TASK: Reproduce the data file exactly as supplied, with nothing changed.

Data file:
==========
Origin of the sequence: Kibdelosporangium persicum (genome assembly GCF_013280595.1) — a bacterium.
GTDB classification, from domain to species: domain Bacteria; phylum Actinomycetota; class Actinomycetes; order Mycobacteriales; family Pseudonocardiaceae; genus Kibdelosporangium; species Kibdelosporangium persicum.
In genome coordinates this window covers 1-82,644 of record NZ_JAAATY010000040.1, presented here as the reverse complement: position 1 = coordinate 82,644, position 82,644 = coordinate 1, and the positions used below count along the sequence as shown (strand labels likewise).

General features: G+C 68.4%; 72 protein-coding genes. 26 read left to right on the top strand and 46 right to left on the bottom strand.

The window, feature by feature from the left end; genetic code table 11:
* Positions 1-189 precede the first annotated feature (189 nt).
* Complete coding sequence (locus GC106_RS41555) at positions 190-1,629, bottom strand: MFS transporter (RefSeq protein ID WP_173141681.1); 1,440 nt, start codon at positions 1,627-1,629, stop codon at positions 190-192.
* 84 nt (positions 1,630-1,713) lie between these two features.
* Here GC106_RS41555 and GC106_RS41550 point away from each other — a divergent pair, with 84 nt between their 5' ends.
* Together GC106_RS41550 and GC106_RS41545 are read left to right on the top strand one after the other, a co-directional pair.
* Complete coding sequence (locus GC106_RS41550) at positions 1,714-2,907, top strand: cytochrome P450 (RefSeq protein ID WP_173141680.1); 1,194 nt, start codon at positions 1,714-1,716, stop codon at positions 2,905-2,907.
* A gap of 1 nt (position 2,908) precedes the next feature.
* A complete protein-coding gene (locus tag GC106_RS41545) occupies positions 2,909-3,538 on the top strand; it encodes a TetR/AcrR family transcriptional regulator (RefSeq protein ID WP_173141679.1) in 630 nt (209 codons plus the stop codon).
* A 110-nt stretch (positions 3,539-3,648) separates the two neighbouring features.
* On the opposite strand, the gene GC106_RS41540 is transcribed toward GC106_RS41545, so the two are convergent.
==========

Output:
Origin of the sequence: Kibdelosporangium persicum (genome assembly GCF_013280595.1) — a bacterium.
GTDB classification, from domain to species: domain Bacteria; phylum Actinomycetota; class Actinomycetes; order Mycobacteriales; family Pseudonocardiaceae; genus Kibdelosporangium; species Kibdelosporangium persicum.
In genome coordinates this window covers 1-82,644 of record NZ_JAAATY010000040.1, presented here as the reverse complement: position 1 = coordinate 82,644, position 82,644 = coordinate 1, and the positions used below count along the sequence as shown (strand labels likewise).

General features: G+C 68.4%; 72 protein-coding genes. 26 read left to right on the top strand and 46 right to left on the bottom strand.

The window, feature by feature from the left end; genetic code table 11:
* Positions 1-189 precede the first annotated feature (189 nt).
* Complete coding sequence (locus GC106_RS41555) at positions 190-1,629, bottom strand: MFS transporter (RefSeq protein ID WP_173141681.1); 1,440 nt, start codon at positions 1,627-1,629, stop codon at positions 190-192.
* 84 nt (positions 1,630-1,713) lie between these two features.
* Here GC106_RS41555 and GC106_RS41550 point away from each other — a divergent pair, with 84 nt between their 5' ends.
* Together GC106_RS41550 and GC106_RS41545 are read left to right on the top strand one after the other, a co-directional pair.
* Complete coding sequence (locus GC106_RS41550) at positions 1,714-2,907, top strand: cytochrome P450 (RefSeq protein ID WP_173141680.1); 1,194 nt, start codon at positions 1,714-1,716, stop codon at positions 2,905-2,907.
* A gap of 1 nt (position 2,908) precedes the next feature.
* A complete protein-coding gene (locus tag GC106_RS41545) occupies positions 2,909-3,538 on the top strand; it encodes a TetR/AcrR family transcriptional regulator (RefSeq protein ID WP_173141679.1) in 630 nt (209 codons plus the stop codon).
* A 110-nt stretch (positions 3,539-3,648) separates the two neighbouring features.
* On the opposite strand, the gene GC106_RS41540 is transcribed toward GC106_RS41545, so the two are convergent.